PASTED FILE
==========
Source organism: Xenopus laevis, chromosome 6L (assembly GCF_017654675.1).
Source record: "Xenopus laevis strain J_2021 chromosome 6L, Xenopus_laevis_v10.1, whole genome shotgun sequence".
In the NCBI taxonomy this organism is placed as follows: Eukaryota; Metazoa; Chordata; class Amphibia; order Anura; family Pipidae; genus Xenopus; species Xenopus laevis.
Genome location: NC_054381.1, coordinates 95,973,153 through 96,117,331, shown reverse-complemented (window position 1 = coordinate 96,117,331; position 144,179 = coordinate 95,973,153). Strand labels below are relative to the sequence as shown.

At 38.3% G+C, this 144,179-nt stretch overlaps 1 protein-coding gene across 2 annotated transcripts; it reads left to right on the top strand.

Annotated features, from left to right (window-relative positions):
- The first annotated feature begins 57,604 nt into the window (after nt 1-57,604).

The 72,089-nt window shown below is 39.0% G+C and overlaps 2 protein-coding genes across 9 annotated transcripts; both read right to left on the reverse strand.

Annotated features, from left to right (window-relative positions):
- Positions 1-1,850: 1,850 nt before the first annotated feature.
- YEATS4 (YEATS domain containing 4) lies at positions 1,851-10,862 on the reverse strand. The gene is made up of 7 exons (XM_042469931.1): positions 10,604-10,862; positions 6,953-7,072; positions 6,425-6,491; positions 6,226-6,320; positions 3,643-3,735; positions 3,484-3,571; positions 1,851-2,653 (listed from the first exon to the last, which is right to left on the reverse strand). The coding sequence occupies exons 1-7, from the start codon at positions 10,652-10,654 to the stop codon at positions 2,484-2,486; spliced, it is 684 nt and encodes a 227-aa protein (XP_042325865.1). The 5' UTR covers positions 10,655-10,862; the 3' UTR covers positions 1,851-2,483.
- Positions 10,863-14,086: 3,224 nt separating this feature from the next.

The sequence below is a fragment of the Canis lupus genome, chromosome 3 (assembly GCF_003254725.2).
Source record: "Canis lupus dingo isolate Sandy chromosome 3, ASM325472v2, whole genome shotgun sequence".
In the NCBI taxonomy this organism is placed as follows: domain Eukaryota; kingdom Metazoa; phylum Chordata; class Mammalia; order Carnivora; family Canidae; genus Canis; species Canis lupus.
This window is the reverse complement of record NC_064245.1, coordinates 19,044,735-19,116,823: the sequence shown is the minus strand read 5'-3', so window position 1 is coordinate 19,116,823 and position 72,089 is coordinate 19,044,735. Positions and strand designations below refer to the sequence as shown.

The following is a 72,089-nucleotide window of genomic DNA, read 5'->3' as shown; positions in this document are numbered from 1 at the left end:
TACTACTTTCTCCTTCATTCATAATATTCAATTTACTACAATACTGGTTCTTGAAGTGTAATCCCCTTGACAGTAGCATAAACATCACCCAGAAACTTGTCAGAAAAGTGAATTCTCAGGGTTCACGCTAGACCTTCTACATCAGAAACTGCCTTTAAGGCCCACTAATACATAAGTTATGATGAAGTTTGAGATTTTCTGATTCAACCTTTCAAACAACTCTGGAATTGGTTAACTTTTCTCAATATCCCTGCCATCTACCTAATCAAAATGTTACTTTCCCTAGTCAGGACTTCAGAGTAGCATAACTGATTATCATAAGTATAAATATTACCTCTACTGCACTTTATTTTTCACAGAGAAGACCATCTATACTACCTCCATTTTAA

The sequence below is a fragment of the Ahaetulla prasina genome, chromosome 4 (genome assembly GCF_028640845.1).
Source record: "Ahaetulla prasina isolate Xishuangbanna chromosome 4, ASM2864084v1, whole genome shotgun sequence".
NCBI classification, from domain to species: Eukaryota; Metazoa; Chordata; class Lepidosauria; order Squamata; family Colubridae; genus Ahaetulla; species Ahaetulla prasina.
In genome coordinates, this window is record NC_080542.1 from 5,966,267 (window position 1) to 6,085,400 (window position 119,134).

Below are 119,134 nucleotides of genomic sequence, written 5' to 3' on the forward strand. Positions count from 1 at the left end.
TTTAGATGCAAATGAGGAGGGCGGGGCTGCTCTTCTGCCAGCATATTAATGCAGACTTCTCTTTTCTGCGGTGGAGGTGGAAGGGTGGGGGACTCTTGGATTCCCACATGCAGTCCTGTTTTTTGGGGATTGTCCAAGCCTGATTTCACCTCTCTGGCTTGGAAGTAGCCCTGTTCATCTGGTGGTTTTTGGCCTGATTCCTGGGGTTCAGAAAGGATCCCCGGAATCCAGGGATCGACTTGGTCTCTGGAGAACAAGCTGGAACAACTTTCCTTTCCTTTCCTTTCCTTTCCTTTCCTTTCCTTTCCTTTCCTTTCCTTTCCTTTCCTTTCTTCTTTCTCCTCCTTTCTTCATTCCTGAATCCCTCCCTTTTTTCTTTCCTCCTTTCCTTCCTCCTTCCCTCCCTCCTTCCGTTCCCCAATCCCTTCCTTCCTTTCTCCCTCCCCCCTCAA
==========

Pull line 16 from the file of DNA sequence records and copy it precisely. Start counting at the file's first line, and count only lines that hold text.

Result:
This window is the reverse complement of record NC_064245.1, coordinates 19,044,735-19,116,823: the sequence shown is the minus strand read 5'-3', so window position 1 is coordinate 19,116,823 and position 72,089 is coordinate 19,044,735. Positions and strand designations below refer to the sequence as shown.